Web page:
Kishkindha

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Kishkindha (Kannada: ಕಿಷ್ಕಿಂಧೆ Kishkindhe; IAST: Kiṣkindhā, Devanagari: किष्किन्‍धा) is the monkey (Vanara) kingdom of the Vanara King Sugriva, the younger brother of Vali, in the Indian theology of Ramayana times. This was the kingdom where he ruled with the assistance of his friend, Hanuman.

View of Kishkindha

This kingdom is identified to be the regions around the Tungabhadra river (then known as Pampa Saras) near Hampi and belongs to Koppal district, Karnataka. The mountain near the river with the name Rishimukha where Sugriva lived with Hanuman, during the period of his exile also is found with the same name.

During the time of Ramayana, i.e., Treta Yuga, the whole region was within the dense forest called Dandaka Forest extending from Vindhya range to the South Indian peninsula. Hence this kingdom was considered to be the kingdom of Vanaras which in Sanskrit means "apes" or "forest-humans"(Van+Nar). During Dwapara Yuga, the Pandava Sahadeva was said to visit this kingdom, as per the epic Mahabharata, during his southern military campaign to collect tribute for Yudhishthira's Rajasuya sacrifice.[citation needed]

Old Way to Kishkindha

References in Mahabharata and Ramayana[edit]

Though Kishkindha was mentioned in the epic Ramayana in great detail, some mention of this kingdom is also found in the epic Mahabharata.

Sahadeva's conquests[edit]

Sahadeva, the Pandava general, and younger brother of Pandava king Yudhishthira, came to southern regions to collect tribute for the Rajasuya sacrifice of the king.

Sahadeva reduced to subjection King Vatadhipa. He then defeated the Pulindas (Pulindas in the south, see also the northern Pulindas) and then marched southward. He then fought for one whole day with the King of Pandrya (Pandya?). The long-armed hero having vanquished that monarch marched further to the south. Then he beheld the celebrated caves of Kishkindhya and in that region fought for seven days with the Vanara-kings Mainda and Dwivida. Those illustrious kings however, without being tired in the encounter, were gratified with Sahadeva. And joyfully addressing the Kuru prince, they said,--"O tiger among the sons of Pandu, go hence, taking with the tribute from us all. Let the mission of the king Yudhishthira the just possessed of great intelligence, be accomplished without hindrance." Taking jewels and gems from them all, the hero marched towards the city of Mahishmati, and there he battled with King Nila.

Rama's history within Ramayana[edit]

A few chapters of Mahabharata, contains within it, the epic Ramayana in brief.

Places Related to Ramayana

After Vanara king Vali (Ramayana) had been slain by Rama, Sugriva, the younger brother of the king, regained possession of Kishkindhya. Rama, meanwhile dwelt on the beautiful Malyavat Mountains (a mountain range, in Andhra Pradesh and Tamil Nadu) for four months, duly worshipped by Sugriva all the while.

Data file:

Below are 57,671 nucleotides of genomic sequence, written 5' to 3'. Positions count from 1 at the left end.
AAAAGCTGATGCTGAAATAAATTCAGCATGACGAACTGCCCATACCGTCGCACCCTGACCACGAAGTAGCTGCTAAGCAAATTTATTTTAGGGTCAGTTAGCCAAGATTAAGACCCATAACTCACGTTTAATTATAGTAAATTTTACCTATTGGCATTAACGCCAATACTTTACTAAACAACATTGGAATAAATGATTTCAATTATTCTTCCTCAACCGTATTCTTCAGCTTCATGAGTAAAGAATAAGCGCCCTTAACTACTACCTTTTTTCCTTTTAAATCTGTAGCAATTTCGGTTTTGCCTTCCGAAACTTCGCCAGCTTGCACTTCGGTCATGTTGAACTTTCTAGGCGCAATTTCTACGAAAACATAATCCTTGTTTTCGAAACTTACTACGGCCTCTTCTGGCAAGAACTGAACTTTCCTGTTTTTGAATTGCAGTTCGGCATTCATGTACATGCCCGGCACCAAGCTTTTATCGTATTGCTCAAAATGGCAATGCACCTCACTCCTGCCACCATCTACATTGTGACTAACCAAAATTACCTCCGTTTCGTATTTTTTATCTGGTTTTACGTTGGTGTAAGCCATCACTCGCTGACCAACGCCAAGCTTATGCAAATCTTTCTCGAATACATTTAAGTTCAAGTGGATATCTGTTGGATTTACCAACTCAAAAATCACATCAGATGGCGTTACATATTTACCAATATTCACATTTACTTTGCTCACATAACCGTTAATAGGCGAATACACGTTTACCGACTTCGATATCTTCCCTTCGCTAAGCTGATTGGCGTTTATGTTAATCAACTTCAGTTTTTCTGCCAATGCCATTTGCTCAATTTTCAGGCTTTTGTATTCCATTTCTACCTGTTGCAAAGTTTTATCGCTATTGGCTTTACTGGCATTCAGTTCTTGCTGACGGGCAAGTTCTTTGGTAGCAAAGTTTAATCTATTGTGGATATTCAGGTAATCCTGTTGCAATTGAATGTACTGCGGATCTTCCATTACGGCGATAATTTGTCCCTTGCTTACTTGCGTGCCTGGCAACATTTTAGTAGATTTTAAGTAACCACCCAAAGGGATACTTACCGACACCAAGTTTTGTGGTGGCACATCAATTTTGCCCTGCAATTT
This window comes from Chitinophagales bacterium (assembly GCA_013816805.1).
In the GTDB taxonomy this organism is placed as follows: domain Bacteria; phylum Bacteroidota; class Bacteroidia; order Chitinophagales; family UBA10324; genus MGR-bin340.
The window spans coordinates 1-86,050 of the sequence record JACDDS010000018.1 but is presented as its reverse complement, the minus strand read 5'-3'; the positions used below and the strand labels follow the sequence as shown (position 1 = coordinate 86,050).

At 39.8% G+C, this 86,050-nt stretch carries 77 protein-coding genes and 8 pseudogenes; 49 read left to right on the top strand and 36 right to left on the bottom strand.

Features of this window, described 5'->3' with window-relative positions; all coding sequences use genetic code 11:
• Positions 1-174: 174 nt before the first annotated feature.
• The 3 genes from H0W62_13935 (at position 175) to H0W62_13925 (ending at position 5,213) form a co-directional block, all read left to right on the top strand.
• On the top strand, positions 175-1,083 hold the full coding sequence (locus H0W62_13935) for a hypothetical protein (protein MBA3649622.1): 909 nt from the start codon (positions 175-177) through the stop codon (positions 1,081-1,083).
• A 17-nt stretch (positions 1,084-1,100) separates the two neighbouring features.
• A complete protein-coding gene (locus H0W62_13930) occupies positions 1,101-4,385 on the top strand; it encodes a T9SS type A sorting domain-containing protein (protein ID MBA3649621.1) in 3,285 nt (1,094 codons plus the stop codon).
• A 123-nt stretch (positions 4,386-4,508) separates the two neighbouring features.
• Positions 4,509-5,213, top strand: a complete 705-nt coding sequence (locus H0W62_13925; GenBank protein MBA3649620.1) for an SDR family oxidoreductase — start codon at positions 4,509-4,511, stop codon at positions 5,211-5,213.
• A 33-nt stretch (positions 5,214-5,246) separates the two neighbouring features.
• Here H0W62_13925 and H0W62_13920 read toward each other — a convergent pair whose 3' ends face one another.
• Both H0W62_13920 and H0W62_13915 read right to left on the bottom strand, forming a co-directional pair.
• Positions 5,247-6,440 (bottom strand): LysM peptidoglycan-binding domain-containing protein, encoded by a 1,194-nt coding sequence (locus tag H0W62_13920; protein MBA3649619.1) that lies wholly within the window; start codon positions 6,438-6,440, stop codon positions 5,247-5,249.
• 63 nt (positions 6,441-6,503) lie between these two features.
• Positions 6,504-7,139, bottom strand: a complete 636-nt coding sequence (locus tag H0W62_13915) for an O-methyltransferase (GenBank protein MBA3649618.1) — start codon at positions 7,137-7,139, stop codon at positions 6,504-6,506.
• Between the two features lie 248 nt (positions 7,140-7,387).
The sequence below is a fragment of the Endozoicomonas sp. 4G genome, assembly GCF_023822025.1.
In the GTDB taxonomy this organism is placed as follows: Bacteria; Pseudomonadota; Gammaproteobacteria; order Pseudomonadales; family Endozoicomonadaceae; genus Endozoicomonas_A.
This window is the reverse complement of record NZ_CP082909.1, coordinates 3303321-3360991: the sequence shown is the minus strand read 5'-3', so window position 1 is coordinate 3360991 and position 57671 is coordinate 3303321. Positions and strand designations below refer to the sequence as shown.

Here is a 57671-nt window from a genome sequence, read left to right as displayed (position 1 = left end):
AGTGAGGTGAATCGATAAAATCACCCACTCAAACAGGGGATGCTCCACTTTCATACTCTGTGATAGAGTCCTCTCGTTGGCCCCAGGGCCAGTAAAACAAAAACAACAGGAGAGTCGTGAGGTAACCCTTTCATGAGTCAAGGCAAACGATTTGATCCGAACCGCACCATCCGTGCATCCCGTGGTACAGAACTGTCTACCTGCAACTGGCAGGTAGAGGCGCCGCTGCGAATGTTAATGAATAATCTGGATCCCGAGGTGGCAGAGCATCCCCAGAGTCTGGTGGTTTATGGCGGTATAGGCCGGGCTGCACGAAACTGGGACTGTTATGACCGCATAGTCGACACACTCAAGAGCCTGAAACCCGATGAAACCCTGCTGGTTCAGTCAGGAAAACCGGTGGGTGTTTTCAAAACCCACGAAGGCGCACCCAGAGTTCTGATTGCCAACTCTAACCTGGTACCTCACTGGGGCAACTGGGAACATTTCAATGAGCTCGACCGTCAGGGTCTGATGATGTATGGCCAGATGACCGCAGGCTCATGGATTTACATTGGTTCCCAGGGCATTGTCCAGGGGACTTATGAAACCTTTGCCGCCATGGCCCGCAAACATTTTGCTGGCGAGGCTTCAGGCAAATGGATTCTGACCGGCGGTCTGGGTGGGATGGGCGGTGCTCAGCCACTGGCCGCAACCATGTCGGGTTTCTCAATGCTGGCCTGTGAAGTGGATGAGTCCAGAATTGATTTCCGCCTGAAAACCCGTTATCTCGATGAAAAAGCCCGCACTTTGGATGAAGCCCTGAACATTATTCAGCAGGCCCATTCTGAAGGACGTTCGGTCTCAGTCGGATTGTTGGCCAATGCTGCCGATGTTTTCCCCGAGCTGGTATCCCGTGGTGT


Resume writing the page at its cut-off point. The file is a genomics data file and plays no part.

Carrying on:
Sugriva is mentioned as the ruler of the forest-kingdom Kishkindhya and the king of the Vanaras (forest-dwellers), installed on throne by Rama and to whom all foresters and apes, monkeys and bears owe allegiance.

Rama slew the Rakshasa king Ravana in battle and installed Vibhishana, Ravana's younger brother, on the throne of Lanka. Thus he regained his wife Sita from the clutches of Ravana. He then left Lanka and re-entered Kishkindhya with King Sugriva. Having arrived at Kishkindhya, he installed the old King Vali's son Angada as prince-regent of that kingdom. After that he left to his own capital-city Ayodhya of Kosala Kingdom

Anjaneya Parvat, said to be birthplace of Lord Hanuman

At the mountain named Hrishyamukha (Risyamuka) where Sugriva and Hanuman spent their exile, due to fear of King Vali is mentioned.

References of Vanaras in Mahabharata[edit]

Vanaras were described as one of the Exotic Tribes of Ancient India along with many others, in the epic Mahabharata.

Their kinship with other such tribes are hinted in various texts. The Rakshasas, Yakshas, Vanaras and Kinnaras (these four were linked to the sage Pulastya) and with Kimpurushas (half-men, half-horse), Salabhas (butterfly-like beings—the angels or fairies in western mythologies) and Valikhilyas (the followers of the movements of the sun) (the last three were linked to the sage Pulaha) were mentioned to have kinship

They were mentioned along with one of these or some of these tribes at many locations in the epic.

Pampa Sarovar, lake where Hanuman rested on his way to Himalayas[citation needed]

Territories of Vanaras[edit]

Kishkindhya and the southern India were the most populous territoires of Vanaras. However they were also found in the forests of Himalayas (3-144,157). Bhima in his wanderings have seen the abode of the Vanara chief Hanuman in the plantain wood, on an elevated rocky base in the mountains of Gandhamadana (in Himalayas)

See also[edit]

References[edit]

  • Sister Nivedita & Ananda K.Coomaraswamy: Myths and Legends of the Hindus and Bhuddhists, Kolkata, 2001 ISBN 81-7505-197-3
  • Dowson's Classical Dictionary of Hindu mythology
  • Mahabharata of Krishna Dwaipayana Vyasa, translated to English by Kisari Mohan Ganguli
  • Ramayana of Valmiki

External links[edit]